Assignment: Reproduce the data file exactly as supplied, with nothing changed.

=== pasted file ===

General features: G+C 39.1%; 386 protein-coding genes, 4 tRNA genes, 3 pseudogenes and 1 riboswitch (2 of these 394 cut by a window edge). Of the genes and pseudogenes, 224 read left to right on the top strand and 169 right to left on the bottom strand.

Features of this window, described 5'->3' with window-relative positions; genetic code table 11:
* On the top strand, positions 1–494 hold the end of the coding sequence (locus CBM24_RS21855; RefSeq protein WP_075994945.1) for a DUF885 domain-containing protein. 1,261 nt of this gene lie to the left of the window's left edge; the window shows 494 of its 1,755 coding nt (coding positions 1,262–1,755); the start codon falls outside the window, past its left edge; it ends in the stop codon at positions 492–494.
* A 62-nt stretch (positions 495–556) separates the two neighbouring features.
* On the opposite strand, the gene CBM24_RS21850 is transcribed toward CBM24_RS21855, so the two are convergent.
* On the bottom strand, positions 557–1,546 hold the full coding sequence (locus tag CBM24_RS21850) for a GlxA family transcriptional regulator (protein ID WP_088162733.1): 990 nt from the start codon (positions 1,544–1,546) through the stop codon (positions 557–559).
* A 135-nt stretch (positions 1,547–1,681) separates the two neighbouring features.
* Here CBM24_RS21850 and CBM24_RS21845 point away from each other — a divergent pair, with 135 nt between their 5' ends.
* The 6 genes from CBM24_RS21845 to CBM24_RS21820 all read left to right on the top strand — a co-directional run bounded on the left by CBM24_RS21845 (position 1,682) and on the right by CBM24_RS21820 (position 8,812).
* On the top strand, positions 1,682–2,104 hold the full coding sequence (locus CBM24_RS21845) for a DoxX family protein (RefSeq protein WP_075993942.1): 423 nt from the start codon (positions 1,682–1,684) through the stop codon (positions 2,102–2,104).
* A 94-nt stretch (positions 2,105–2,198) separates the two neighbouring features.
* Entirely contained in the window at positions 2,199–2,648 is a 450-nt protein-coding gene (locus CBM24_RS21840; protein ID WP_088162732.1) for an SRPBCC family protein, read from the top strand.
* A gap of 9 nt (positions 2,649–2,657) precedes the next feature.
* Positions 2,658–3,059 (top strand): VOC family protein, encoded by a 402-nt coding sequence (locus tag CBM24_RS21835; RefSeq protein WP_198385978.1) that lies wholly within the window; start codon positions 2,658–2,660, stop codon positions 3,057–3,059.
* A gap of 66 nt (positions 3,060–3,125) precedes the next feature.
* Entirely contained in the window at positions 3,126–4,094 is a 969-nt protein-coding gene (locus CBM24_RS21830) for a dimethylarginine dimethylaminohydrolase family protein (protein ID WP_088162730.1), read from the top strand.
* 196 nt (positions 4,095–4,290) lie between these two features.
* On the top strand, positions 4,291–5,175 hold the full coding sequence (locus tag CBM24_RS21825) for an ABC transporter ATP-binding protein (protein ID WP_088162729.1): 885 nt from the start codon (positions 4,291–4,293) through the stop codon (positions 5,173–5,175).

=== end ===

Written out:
General features: G+C 39.1%; 386 protein-coding genes, 4 tRNA genes, 3 pseudogenes and 1 riboswitch (2 of these 394 cut by a window edge). Of the genes and pseudogenes, 224 read left to right on the top strand and 169 right to left on the bottom strand.

Features of this window, described 5'->3' with window-relative positions; genetic code table 11:
* On the top strand, positions 1–494 hold the end of the coding sequence (locus CBM24_RS21855; RefSeq protein WP_075994945.1) for a DUF885 domain-containing protein. 1,261 nt of this gene lie to the left of the window's left edge; the window shows 494 of its 1,755 coding nt (coding positions 1,262–1,755); the start codon falls outside the window, past its left edge; it ends in the stop codon at positions 492–494.
* A 62-nt stretch (positions 495–556) separates the two neighbouring features.
* On the opposite strand, the gene CBM24_RS21850 is transcribed toward CBM24_RS21855, so the two are convergent.
* On the bottom strand, positions 557–1,546 hold the full coding sequence (locus tag CBM24_RS21850) for a GlxA family transcriptional regulator (protein ID WP_088162733.1): 990 nt from the start codon (positions 1,544–1,546) through the stop codon (positions 557–559).
* A 135-nt stretch (positions 1,547–1,681) separates the two neighbouring features.
* Here CBM24_RS21850 and CBM24_RS21845 point away from each other — a divergent pair, with 135 nt between their 5' ends.
* The 6 genes from CBM24_RS21845 to CBM24_RS21820 all read left to right on the top strand — a co-directional run bounded on the left by CBM24_RS21845 (position 1,682) and on the right by CBM24_RS21820 (position 8,812).
* On the top strand, positions 1,682–2,104 hold the full coding sequence (locus CBM24_RS21845) for a DoxX family protein (RefSeq protein WP_075993942.1): 423 nt from the start codon (positions 1,682–1,684) through the stop codon (positions 2,102–2,104).
* A 94-nt stretch (positions 2,105–2,198) separates the two neighbouring features.
* Entirely contained in the window at positions 2,199–2,648 is a 450-nt protein-coding gene (locus CBM24_RS21840; protein ID WP_088162732.1) for an SRPBCC family protein, read from the top strand.
* A gap of 9 nt (positions 2,649–2,657) precedes the next feature.
* Positions 2,658–3,059 (top strand): VOC family protein, encoded by a 402-nt coding sequence (locus tag CBM24_RS21835; RefSeq protein WP_198385978.1) that lies wholly within the window; start codon positions 2,658–2,660, stop codon positions 3,057–3,059.
* A gap of 66 nt (positions 3,060–3,125) precedes the next feature.
* Entirely contained in the window at positions 3,126–4,094 is a 969-nt protein-coding gene (locus CBM24_RS21830) for a dimethylarginine dimethylaminohydrolase family protein (protein ID WP_088162730.1), read from the top strand.
* 196 nt (positions 4,095–4,290) lie between these two features.
* On the top strand, positions 4,291–5,175 hold the full coding sequence (locus tag CBM24_RS21825) for an ABC transporter ATP-binding protein (protein ID WP_088162729.1): 885 nt from the start codon (positions 4,291–4,293) through the stop codon (positions 5,173–5,175).